Summary of jojoba and its traditional use

Kumeyaay name: kushu

Jojoba (Simmondsia chinensis)


The jojoba is a mid-size, shrubby tree that is native to the southwestern states in North America. The plant is recognizable by the large jojoba nuts that emerge on its extended branches. These nuts are exceptionally high in oil content. In fact, this jojoba oil is a valuable liquid wax ester that has commercial value. This wax ester is used as an industrial oil. Birds and animals have a tough time digesting these nuts, due to the high oil content. However, the Bailey’s pocket mouse can eat these nuts and readily digests the wax.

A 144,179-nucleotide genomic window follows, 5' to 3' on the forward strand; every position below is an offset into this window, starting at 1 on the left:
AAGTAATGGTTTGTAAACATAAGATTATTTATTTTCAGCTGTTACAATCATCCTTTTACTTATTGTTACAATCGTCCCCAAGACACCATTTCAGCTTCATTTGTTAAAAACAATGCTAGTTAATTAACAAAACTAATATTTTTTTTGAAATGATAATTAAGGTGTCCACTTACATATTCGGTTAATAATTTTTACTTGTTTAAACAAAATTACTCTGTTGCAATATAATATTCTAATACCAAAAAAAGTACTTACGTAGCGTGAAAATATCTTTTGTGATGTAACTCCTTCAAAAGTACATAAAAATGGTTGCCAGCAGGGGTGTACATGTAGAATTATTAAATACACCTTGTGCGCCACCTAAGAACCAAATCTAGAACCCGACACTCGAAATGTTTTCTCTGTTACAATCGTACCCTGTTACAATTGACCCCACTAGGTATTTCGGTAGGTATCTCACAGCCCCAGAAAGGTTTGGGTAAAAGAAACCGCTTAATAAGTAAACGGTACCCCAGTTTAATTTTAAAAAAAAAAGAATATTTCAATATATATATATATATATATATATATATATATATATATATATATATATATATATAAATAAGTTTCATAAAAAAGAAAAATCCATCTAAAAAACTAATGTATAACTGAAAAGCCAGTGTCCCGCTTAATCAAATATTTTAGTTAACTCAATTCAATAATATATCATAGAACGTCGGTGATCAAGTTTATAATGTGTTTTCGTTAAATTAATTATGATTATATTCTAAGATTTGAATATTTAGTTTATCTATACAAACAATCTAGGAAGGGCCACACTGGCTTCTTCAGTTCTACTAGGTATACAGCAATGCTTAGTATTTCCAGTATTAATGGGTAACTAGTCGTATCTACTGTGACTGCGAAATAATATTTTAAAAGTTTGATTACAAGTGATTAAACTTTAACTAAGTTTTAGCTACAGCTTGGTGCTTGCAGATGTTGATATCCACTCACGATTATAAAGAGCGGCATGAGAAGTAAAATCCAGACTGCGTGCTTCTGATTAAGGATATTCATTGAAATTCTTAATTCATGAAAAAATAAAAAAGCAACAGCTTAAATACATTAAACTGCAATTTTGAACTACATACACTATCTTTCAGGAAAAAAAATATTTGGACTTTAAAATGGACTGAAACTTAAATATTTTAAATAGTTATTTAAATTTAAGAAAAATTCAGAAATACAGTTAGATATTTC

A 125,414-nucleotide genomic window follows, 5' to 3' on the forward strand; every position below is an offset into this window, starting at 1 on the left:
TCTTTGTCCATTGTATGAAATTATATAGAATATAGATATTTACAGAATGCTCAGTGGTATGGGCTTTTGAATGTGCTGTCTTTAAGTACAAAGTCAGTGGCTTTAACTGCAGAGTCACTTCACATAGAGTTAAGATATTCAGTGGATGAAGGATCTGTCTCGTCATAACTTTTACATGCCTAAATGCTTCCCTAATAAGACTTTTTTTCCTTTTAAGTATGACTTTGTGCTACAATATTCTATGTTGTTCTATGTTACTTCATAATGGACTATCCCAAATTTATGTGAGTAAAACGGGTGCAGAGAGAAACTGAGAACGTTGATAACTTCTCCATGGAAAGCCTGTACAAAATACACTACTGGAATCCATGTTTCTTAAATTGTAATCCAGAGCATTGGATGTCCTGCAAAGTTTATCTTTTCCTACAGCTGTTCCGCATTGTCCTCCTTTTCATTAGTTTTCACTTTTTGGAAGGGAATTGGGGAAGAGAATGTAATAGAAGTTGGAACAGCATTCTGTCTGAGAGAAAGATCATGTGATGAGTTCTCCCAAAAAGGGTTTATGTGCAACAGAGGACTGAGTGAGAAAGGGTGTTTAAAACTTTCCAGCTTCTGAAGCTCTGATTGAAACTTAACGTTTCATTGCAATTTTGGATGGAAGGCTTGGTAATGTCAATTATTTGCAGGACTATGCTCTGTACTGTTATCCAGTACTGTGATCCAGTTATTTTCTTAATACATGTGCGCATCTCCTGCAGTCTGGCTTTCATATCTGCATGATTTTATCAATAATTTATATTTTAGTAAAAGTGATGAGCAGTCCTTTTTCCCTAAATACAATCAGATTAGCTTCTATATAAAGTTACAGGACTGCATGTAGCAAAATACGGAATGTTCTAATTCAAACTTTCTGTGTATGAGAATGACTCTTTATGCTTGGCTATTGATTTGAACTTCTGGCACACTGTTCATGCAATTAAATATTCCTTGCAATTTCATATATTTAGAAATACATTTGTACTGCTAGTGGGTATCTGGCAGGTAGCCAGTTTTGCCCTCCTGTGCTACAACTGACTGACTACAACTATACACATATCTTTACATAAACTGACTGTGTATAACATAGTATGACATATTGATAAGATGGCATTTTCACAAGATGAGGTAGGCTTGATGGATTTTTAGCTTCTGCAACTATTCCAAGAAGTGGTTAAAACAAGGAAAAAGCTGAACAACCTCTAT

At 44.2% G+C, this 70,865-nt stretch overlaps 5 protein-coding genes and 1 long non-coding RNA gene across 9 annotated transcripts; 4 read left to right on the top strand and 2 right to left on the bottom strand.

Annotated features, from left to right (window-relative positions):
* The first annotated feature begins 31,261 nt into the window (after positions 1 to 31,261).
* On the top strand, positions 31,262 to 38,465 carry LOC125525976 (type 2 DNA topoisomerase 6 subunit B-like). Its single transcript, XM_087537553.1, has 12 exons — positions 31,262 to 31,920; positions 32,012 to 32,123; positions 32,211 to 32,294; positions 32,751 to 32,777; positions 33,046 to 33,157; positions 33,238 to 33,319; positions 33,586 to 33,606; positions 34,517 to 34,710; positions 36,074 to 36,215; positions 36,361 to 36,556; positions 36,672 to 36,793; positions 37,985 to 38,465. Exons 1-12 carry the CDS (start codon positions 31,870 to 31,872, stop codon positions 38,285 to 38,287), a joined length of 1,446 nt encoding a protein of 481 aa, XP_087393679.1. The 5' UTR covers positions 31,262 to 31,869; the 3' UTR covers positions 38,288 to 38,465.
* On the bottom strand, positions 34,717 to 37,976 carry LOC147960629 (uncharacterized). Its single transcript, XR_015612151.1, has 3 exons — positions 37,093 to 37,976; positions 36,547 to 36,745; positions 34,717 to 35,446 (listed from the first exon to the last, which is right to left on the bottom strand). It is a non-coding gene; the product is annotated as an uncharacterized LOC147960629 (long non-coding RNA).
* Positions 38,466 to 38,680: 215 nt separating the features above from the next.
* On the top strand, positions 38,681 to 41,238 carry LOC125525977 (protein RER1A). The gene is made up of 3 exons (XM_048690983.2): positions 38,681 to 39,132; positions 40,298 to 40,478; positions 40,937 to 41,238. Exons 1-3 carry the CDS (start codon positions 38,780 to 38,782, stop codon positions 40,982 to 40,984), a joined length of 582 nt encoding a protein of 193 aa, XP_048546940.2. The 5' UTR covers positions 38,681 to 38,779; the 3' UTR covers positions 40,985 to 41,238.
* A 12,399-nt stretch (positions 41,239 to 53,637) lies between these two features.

Kumeyaay people grind up the seeds and use the ground material when struggling with indigestion. This powder is used like coffee grinds to percolate a warm beverage when stomach aches arise. The jojoba seeds were also roasted and rubbed into an open sore to assist healing. Other Native American groups used the waxy salve to soften and preserve animal hides.



Jojoba seeds ready for harvest.

Photo credit: Kenneth Bosma CC BY 2.0, via Wikimedia Commons